I’m an unabashed Google user. It would feel as if my hands were cut off if I couldn’t use a really good search engine several times a day. Google has been that tool for me since 1997.
So when a New Zealand case involving Google turned up in my daily court case feed, I had to check it out. Google New Zealand Ltd (Google NZ) found itself on the receiving end of a defamation action brought by a New Zealand-based psychiatrist in relation to defamatory postings published on a US website.
These results also turned up in search results when the plaintiff’s name was entered as the search term using the domain name www.google.co.nz. It appeared that Google had removed the postings from time to time, but they kept reappearing.
Both sides were seeking summary judgment. The plaintiff contended that the statements were untrue and defamatory, and Google NZ wanted to have the case struck out on the basis that the correct defendant would be its ultimate parent company, Google Inc, which owns and operates the search engine. Google NZ also argued that providing results to a search engine enquiry does not amount to publication.
Google NZ did succeed in its application for strikeout on the basis that it was not the correct defendant. Although this effectively disposed of the case, the court also addressed the issue as to whether a search engine was a publisher for defamation purposes.
The content at issue was the “snippet” of information that appeared in relation to each search result. Snippets are automatically generated and there is no specific control over their content. Even though the court inevitably concluded that any decision on this point would be fact-dependent and thus unsuitable for summary judgment, analysis of similar cases from other jurisdictions proves interesting.
Google NZ contended that it was not a publisher, or if it was, that publication of snippets was innocent dissemination or neutral reportage. Google NZ argued that the development of law in this respect should be consistent with section 14 of the New Zealand Bill of Rights Act 1990, in that a finding of liability against search engine providers would be an unreasonable limitation on the right to freedom of expression. Liability as a publisher would have a chilling effect on the utility of these invaluable gateways to the dissemination of information.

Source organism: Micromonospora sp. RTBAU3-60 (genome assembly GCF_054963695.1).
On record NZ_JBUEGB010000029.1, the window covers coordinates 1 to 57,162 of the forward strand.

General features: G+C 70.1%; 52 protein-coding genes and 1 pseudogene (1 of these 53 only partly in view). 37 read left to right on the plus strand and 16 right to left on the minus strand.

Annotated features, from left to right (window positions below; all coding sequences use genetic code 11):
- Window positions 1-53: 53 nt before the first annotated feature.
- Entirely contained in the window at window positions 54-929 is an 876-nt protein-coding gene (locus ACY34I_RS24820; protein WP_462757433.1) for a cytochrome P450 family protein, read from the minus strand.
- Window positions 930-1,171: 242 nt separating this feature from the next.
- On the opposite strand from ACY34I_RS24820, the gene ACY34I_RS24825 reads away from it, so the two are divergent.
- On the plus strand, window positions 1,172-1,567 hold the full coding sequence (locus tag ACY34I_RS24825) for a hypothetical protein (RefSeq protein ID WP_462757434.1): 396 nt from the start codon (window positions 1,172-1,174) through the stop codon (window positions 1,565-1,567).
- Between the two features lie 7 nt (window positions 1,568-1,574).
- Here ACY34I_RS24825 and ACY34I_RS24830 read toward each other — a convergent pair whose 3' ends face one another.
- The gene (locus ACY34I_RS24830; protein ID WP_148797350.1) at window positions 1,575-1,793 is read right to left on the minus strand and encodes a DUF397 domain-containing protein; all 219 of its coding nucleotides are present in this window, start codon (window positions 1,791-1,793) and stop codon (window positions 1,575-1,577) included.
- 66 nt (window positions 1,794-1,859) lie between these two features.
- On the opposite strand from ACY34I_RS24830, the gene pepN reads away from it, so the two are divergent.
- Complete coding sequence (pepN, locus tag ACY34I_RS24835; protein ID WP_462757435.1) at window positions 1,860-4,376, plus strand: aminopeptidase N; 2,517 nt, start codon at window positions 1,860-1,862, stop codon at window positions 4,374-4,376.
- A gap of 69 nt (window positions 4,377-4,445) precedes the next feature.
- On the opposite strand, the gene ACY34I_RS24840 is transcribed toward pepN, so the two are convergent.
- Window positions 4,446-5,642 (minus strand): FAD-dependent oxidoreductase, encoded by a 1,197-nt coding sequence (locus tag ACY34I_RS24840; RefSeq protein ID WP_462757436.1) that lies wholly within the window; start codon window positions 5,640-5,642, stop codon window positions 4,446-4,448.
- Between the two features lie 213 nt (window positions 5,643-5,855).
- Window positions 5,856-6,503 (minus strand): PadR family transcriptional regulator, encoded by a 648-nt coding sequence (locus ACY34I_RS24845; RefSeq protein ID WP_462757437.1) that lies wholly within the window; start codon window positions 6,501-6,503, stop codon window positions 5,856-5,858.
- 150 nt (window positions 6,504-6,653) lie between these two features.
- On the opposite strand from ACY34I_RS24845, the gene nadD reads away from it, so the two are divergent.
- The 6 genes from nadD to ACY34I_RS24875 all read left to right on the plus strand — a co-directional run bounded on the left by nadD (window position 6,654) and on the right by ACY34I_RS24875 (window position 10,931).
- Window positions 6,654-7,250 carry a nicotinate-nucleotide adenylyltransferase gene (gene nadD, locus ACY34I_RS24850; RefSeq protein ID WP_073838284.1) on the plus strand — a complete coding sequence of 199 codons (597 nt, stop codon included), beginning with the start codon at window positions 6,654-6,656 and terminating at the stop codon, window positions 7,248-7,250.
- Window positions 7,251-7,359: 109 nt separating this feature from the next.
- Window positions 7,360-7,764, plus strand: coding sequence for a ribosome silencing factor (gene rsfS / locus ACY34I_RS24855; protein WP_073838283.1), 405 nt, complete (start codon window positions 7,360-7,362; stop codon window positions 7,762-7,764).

This claim was of course disputed by the plaintiff. And not surprisingly, the court held that summary judgment proceedings were inappropriate for disposing of arguments on these issues, but not before commenting “it may be more appropriate to hold that a search engine is a publisher but with access to the defence of innocent dissemination” and that the concern that removal of specific web pages and deactivation of hyperlinks appears to be an “impotent response” which might be better dealt with by legislation.
In reality, it is difficult to see how legislation could be effective considering the international nature of the relationships between an initiator of the defamatory content, a search engine provider and the person alleging defamation. More to the point, I confess that I was somewhat chilled at the thought of potentially losing access to information via search engines. Google and its counterparts have become such a part of our daily life that it seems inconceivable that we could function without them. Perhaps we just have to accept and deal with the downsides. It’s tough if you are on the receiving end, though!
Rae Nield is a solicitor specialising in marketing law. This article is intended for general information, and should not be relied on as specific legal advice. You should consult a lawyer for advice relating to your own specific legal problems. Rae Nield can be contacted at email@example.com.